Governance Articles

Who Is Driving Your Association? Defining Volunteer and Staff Roles by Building a "Chinese Wall"

For decades, controversy has ranged over whether an association should be "staff-driven" or "volunteer-driven." Over time, both terms have taken on negative meanings. Volunteers often charge that "runaway staff is trying to hijack the association from its members." Staff often complains of volunteer meddling into day-to-day affairs of the association while neglecting the big picture.

The truth is that an association is in trouble if it thinks in terms of who is in the saddle.

If an association has strong volunteer leadership and weak staff leadership, it has marionette management. Staff dances to the tune of people who have only occasional involvement in day-to-day challenges and thus cannot make informed tactical decisions. No association can function effectively with marionette management.

If an association has a strong staff and a weak board, it has entrepreneurial management. Lacking clear direction from the volunteer board, the staff expands its decision-making from the tactical to the strategic, and the board rubber-stamps staff decisions.

An association can be run very efficiently by entrepreneurial staff, but eventually the members will realize that although they are paying the dues, someone else is calling the shots. Ultimately this ends in conflict, or else the association perishes from member apathy.

The third type of association structure is chaos management. Here both the volunteer board and the staff are weak and indecisive, and are constantly buffeted about by change. Such an association is like a ship without a rudder in the midst of a storm. Ultimately it ends up on the rocks.

The fourth and ideal variety of association organization is partnership management. In a partnership-based association, both the volunteer board and the staff are powerful and competent, yet there is little conflict between them. There are clearly defined roles for both the board and the staff, and they are separated by what I call the "Chinese wall."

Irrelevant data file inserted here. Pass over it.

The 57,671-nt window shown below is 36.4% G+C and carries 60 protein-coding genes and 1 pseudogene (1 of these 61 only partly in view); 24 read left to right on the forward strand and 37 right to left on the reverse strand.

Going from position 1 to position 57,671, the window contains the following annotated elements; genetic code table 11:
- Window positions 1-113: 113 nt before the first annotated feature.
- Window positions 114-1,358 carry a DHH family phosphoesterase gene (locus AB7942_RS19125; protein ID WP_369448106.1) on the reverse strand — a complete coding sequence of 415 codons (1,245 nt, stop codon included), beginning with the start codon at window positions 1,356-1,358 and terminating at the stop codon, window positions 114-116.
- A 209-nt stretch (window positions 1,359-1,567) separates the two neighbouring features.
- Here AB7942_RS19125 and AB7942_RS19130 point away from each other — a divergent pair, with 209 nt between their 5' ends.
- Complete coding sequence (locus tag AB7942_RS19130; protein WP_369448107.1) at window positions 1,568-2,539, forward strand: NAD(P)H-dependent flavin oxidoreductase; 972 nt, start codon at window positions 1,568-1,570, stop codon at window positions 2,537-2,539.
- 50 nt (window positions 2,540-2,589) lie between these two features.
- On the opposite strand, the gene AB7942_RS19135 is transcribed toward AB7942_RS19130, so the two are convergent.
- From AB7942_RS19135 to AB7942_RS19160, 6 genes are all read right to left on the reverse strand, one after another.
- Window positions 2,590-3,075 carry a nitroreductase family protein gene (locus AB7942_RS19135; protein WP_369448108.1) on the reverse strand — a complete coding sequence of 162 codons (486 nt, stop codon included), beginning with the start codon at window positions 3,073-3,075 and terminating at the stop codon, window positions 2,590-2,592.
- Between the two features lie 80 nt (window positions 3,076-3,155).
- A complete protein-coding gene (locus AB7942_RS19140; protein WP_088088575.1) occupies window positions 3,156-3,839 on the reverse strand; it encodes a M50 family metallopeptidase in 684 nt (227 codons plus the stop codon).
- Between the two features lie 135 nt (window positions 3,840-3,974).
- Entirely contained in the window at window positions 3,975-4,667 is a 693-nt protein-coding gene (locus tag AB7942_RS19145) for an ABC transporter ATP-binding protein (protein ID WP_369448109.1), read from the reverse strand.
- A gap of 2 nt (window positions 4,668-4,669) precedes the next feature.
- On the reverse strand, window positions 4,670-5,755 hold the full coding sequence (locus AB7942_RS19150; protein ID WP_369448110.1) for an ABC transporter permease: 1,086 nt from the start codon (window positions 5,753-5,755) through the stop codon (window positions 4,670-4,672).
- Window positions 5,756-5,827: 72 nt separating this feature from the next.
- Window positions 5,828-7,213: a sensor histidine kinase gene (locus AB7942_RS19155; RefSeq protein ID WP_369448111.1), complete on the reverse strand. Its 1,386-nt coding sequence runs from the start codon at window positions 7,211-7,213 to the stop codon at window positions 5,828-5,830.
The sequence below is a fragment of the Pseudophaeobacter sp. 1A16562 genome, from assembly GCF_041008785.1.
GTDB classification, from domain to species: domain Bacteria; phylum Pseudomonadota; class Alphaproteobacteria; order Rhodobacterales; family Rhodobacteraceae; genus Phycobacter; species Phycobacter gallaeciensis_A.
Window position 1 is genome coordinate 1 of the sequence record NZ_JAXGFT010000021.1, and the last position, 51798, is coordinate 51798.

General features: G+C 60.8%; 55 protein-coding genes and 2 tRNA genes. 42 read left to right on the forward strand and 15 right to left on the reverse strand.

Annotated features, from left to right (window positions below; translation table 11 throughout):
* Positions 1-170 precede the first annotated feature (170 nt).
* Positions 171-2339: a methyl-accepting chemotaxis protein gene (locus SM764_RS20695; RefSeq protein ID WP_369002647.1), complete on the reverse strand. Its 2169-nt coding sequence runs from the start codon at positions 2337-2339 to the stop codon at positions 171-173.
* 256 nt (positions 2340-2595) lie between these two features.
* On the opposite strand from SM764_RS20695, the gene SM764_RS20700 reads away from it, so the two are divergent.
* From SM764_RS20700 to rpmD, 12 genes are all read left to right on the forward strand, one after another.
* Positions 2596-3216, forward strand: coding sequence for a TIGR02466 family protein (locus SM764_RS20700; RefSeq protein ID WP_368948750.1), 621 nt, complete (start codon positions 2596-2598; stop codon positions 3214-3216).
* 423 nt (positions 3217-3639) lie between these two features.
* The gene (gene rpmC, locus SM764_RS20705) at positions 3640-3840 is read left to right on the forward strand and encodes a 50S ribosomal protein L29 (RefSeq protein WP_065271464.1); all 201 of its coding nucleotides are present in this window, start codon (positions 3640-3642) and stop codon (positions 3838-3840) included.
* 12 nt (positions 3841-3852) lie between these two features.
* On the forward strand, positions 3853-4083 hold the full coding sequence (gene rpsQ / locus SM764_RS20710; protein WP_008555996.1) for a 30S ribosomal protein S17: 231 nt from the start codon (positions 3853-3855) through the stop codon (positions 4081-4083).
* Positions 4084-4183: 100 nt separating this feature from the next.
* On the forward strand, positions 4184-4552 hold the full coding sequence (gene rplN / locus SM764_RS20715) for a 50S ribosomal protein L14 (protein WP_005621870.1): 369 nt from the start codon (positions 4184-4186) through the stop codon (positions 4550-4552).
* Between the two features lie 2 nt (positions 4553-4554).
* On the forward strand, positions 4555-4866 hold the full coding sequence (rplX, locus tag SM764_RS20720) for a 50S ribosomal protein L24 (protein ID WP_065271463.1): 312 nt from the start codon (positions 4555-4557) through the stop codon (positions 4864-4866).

On one side of the Chinese wall are the tasks for which the board must retain ultimate responsibility. Staff can participate, it can assist, it can advise -- but decision-making is ultimately the responsibility of the board.

The responsibilities for which the board is clearly responsible are all strategic -- thinking ahead and deciding where the association ought to go beyond the current year. These responsibilities include environmental scanning and visioning, assessing the association's opportunities and threats, and its strengths and weaknesses in addressing them. These responsibilities include establishing a mission, setting goals and strategies, adopting broad policies to govern how the goals are to be achieved, and approving budgets. The board also has the responsibility for evaluating how well staff has done in carrying out the goals it has adopted.

On their side of the wall, the board calls the shots and the staff plays a supportive role.

On the other side of the wall, staff has primary responsibility for strategy implementation. This means translating the goals, objectives, strategies and policies adopted by the board into workable action plans and program budgets, together with procedures to carry them out.

On the staff side of the wall, there is room for participation by volunteers. Members can serve on committees or perform tasks that implement the strategies adopted by the board. But since implementation is staff's responsibility, volunteers who work on these activities do so under staff direction. Example: staff organizes a lobbying visit to Capitol Hill or a speaking tour for association spokespersons.

The trouble comes when either the board or the staff tries to burrow through the Chinese wall instead of staying on their own side. For example, the volunteer chair of the public relations committee may insist on rewriting news releases, selecting specific media, or planning special events.

Conversely, the government relations director may jump the established procedures and strike a deal on an important piece of legislation without consulting the volunteer leadership. This is asking for trouble.

An important reason why so many strategic plans fail is that they do not clarify the respective roles of volunteers and staff. Remember the Chinese wall, and you will avoid this pitfall at your association.

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